What is Your Unique Selling Proposition?

by James Scott Bell
@jamesscottbell

Steven Wright (Wikimedia Commons)

If I had to name my favorite comedian, the one I’d most like to see in concert, it would be Steven Wright.

Because he’s a true original, not your typical “Hey, what’s the deal with airline peanuts?” standup guy. He has a hangdog look and deadpan delivery. He specializes in one- or two-liners that are language-bending riffs that twist reality into an existential pretzel. He says things like:

I used to work in a fire hydrant factory. You couldn’t park anywhere near the place.

I stayed up all night playing poker with tarot cards. I got a full house and four people died.

I went to a restaurant that says they serve breakfast at any time. So I ordered French Toast during the Renaissance.

There have been many one-liner comedians, like Henny Youngman (“A doctor gave a man six months to live. The man couldn’t pay his bill, so he gave him another six months.”) and Rodney Dangerfield (“My psychiatrist told me I was crazy and I told him I wanted a second opinion. He said, Okay, you’re ugly, too.”), but Steven Wright has carved out a unique niche and loyal following.

He knows his unique selling proposition (USP). He probably wouldn’t use that term, which comes from the world of marketing. But the concept is the same.

In brief, the USP is that special something that sets your product apart from the competition. It’s a market differentiation strategy. And it’s necessary because we have markets stuffed with similar products vying for attention.

There were several delivery services available when Federal Express came along. What did FedEx offer that was different? Overnight delivery. It became the center of all their advertising: “When it absolutely, positively has to be there overnight.”

In the 1990s a fellow named Bezos thought this internet thingy was going to be important someday. He also knew people liked reading. What if he could create a way for readers to browse for books online, order the ones they wanted, and have them delivered right to their door?

Amazon went live in 1995. In 1999, Barron’s Magazine wrote a cover story called “Amazon.Bomb” predicting the company couldn’t possibly sustain itself.

I wonder whatever happened to Amazon? I’ll have to look it up.

The point is, Jeff Bezos is a true visionary, and the first thing a visionary does is develop a USP.

You should too, writer. What is it you bring to the table that a reader can’t just as easily get from some other scribe?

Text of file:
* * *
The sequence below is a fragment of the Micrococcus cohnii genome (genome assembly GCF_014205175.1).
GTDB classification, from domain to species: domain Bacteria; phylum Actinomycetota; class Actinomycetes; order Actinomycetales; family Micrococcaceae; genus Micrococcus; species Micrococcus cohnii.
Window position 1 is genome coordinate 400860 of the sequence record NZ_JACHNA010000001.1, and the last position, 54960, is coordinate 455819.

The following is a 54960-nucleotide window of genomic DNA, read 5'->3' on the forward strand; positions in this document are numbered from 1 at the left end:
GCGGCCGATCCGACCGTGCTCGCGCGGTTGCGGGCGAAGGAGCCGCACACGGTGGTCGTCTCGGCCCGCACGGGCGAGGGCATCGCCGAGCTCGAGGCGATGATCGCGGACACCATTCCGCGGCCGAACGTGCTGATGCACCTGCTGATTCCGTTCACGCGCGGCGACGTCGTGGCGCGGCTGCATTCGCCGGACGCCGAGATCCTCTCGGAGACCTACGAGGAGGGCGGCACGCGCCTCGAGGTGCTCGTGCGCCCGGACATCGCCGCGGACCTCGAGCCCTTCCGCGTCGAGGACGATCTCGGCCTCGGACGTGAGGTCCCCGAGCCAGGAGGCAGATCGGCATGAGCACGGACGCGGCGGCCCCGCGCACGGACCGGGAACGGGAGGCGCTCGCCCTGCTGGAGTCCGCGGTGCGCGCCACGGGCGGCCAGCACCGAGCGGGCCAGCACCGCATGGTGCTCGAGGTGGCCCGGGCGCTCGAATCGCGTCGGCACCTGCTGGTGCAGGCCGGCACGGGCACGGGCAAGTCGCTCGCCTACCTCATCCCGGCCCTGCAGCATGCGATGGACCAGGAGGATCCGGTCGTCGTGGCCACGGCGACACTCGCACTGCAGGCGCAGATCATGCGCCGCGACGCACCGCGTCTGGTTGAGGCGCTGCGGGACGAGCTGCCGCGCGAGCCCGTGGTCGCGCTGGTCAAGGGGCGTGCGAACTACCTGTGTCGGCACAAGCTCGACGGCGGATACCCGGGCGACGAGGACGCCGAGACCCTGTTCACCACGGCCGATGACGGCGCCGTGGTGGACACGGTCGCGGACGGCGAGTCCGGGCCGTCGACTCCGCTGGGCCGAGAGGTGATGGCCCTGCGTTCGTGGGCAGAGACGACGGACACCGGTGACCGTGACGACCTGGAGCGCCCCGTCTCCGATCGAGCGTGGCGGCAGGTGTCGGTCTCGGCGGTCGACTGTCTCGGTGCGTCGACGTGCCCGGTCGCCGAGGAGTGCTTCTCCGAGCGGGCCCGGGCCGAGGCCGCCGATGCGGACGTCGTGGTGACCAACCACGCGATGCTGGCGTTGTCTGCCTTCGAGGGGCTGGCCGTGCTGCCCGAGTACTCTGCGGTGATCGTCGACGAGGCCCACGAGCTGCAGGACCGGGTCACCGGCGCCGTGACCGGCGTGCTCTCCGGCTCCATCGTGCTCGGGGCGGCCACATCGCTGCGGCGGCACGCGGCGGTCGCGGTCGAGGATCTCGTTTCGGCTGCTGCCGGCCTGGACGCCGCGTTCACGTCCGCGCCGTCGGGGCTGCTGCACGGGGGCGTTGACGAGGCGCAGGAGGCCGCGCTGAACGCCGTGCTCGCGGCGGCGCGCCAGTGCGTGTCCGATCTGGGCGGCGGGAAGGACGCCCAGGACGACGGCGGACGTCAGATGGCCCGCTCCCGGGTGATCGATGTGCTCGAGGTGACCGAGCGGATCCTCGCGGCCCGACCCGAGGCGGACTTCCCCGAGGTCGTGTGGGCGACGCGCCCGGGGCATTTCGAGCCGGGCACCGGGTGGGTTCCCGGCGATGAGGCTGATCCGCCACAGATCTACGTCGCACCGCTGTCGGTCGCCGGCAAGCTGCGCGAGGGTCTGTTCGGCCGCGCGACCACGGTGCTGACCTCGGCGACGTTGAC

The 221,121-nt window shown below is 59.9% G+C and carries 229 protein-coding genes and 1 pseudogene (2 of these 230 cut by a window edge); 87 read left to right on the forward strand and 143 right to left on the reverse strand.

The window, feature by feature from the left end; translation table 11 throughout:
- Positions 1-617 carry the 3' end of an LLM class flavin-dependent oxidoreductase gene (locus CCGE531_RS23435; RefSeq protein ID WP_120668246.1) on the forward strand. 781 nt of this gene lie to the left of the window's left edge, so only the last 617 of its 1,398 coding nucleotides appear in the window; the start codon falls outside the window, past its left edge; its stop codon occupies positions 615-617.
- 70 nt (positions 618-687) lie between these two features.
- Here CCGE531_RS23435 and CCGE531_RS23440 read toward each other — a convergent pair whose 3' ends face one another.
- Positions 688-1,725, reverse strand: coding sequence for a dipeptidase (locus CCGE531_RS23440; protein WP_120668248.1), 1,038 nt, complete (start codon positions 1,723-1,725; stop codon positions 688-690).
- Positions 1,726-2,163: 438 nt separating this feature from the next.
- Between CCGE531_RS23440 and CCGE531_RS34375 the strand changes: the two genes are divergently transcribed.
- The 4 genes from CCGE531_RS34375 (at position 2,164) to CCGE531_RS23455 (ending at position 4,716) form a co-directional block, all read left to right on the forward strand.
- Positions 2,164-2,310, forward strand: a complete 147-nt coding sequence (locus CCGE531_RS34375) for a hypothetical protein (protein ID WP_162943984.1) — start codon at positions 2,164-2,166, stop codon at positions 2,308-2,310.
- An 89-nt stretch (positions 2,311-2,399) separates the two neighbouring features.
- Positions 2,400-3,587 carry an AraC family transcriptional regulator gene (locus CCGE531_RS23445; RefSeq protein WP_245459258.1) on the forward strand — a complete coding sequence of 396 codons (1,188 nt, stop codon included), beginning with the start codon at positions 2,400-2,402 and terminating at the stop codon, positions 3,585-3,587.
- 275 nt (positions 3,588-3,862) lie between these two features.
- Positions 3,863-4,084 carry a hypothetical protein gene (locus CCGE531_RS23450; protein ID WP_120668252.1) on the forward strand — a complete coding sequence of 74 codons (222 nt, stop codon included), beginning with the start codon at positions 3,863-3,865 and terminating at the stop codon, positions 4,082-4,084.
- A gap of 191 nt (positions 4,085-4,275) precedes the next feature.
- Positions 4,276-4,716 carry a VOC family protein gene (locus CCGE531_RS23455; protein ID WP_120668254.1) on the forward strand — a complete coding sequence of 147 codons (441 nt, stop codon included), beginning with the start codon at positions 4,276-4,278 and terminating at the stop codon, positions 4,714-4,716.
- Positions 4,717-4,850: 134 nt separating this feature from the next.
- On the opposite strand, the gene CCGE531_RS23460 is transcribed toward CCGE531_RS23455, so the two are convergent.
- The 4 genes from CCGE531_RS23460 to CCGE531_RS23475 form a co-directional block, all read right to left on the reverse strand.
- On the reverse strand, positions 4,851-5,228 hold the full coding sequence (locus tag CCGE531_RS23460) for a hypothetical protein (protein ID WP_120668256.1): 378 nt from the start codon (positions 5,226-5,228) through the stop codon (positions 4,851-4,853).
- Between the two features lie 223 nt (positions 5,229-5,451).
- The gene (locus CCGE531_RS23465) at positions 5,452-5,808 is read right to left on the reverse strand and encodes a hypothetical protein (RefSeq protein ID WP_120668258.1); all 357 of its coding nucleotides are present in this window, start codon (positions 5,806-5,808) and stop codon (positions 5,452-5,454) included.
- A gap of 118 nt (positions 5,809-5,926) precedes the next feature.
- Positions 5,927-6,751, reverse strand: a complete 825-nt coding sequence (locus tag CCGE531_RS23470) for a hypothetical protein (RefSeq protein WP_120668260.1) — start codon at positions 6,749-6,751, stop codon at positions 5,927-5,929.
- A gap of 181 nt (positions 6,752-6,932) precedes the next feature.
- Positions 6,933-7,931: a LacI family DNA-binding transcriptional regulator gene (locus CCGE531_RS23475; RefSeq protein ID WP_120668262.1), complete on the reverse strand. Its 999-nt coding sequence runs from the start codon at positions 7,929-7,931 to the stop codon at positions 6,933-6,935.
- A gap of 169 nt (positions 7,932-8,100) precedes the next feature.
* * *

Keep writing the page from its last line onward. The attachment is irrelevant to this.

Part of this calculus is voice. But beyond that, it’s what you care about most in your writing. What do you want readers to feel, to know, to awaken to? What themes do you find yourself gripped by?

Write out a mission statement. A mission statement is a one- or two-line encapsulation of what you do, why you do it, and why the market should take notice. For example, here’s Amazon’s current version: “To be Earth’s most customer-centric company, where customers can find and discover anything they might want to buy online, and endeavors to offer its customers the lowest possible prices.”

What’s yours?

Now take USP to each book you write. Look at your plot and characters and ask, How can I do something different? Even a little difference can make … a difference.

When I started thinking about my series character Mike Romeo, I knew I wanted him to be a “down these mean streets” character. We’ve had a lot of those. So I asked myself how I could set him apart. After considering several options, I landed on one of my own special interests, philosophy. I made Mike a genius kid who went to Yale at age fourteen and received specialized training in both the Eastern and Western intellectual traditions—before circumstances sent him on the off-the-grid trajectory. He’s still a seeker of wisdom, but wrapped inside a fighter’s skin. He will try to reason with you, but if you insist on being mean will employ more gladiatorial methods of persuasion. That was enough to get me excited about launching the series.